Time To Make Some Sound Decisions!

MufflersJan. - Feb. 1999 Lane Racing And Rodding Article By Jim Kaekel, Jr.

With the population continuing to spread out into the rural areas, many race track owners have found themselves facing noise ordinances imposed by city, county, and township governments.

Circle track owners and racers in some areas have been dealing with these ordinances for several years now, but for drag strip owners, limiting the number of decibels (sound measurement units) that a drag car can produce is a new game. Since the easiest and most effective method of limiting the sound of any race car is to install mufflers, a great deal of research is being applied to mufflers designed specifically for circle track and drag racing.

Some circle track sanctioning bodies, ASA for example, have even gone to the extent of requiring a "spec" muffler - one muffler that must be used by every car. The National Hot Rod Association began requiring mufflers on all Super Comp, Super Gas and Super Street drag cars - only at national events - at the onset of the 1998 season. When the 2000 NHRA season begins, the aforementioned classes, as well as Super Stock and Stock Eliminator cars, will be required to use mufflers at national AND divisional levels. Keeping in mind NHRA's maximum limit of 95 decibels - measured at a right angle fifty feet from the car with the engine at 3500 RPM - several manufacturers have developed drag race only mufflers. Meanwhile, racers have begun trying to determine which muffler will fit and keep horsepower loss to a minimum.

With racing mufflers it's a matter of having your cake and eating it too. Racing and OEM mufflers both must reduce noise, but racing versions must also allow an engine to operate in a much higher RPM range while still producing substantial horsepower. Not an easy task, because restriction of noise means an increase in backpressure.

Exhaust noise is a direct result of the combustion process. During each cylinder's cycle, an exhaust "pulse" is created which exits through the exhaust valve, passes through the exhaust port and into the header. It then becomes the muffler's duty to absorb the pulse, which the human ear perceives as a sound wave. Muffling, or sound wave cancellation, is achieved through a series of baffles and passages inside the muffler. Sizes of the baffles and passages are determined by the specific application and RPM range of the particular race engine.

Backpressure exists when muffler flow is less than flow from the exhaust port. Restricting flow in a muffler with baffles will, in effect, send some of the exhaust flow backwards through the system, creating backpressure. An 8" long muffler with 3-1/2" inlet and outlet, and a case diameter of 4", will not create much backpressure, but it won't significantly reduce the decibel level of a big block either. Remember that the larger the muffler, the more surface area there is to absorb noise. Premium racing mufflers will not only have large inlets and outlets for backpressure reduction, but will also have large cases to accommodate less restrictive baffles, and provide maximum noise absorption.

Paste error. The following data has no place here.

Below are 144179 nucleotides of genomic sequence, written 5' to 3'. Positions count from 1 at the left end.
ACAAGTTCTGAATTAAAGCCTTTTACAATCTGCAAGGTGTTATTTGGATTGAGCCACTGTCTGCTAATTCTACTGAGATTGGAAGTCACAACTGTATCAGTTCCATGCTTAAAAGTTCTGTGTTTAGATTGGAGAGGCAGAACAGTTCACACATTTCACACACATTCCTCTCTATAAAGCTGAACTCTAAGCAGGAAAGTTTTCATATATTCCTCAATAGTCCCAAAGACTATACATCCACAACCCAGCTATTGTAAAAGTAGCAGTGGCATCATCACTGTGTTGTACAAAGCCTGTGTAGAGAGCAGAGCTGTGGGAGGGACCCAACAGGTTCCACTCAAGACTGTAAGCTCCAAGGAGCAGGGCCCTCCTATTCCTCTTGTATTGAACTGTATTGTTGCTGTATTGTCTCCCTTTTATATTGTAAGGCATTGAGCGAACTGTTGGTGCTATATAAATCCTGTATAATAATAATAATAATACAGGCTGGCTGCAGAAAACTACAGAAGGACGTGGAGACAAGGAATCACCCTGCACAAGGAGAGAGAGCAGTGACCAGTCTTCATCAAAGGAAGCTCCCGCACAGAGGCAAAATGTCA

Circle track cars, from factory stocks to late models, commonly use either a 2-into-1 or an auger style muffler. 2-into-1 mufflers use a special "Y"-pipe which joins each collector to a single 5" muffler inlet. Auger mufflers have baffles which actually resemble augers. As the exhaust gases spiral through these baffles, the sound is broken up and noise is reduced. In addition to Howe, which manufactures the 2-into-1 mufflers, Dynomax, Schoenfeld, Supertrapp, Borla, Allstar, and Flowmaster also offer mufflers for circle track racing.

Drag race muffler technology is relatively new and has not had the development time of the circle track mufflers. Pretty much typical of current offerings are the collector/muffler packages offered by both Borla and Flowmaster. These are basically four-into-one slip on collector systems with built-in mufflers that replace the traditional collector. They can be secured by tack-welding or using traditional header tabs and bolts. Borla's XR-1 collector/muffler, constructed of stainless steel for maximum life, is available for headers with primary tube sizes from 1-3/4" to 2-1/2" and outlet sizes of 3" or 4". Flowmaster Scavenger Series collector/mufflers, which use traditional steel construction, are available for headers with primary tube sizes from 1-3/4" to 2-5/8" and outlet sizes of 3" to 5". Dynomax, also a major manufacturer of race mufflers, offers Race Magnums designed specifically for drag racing.

Purchasing a racing muffler is similar to purchasing a performance camshaft. Consult with knowledgeable sales personnel when trying find the proper racing muffler for your application. Application, engine size, RPM range, horsepower output and the type of racing should all be considered during the selection process.

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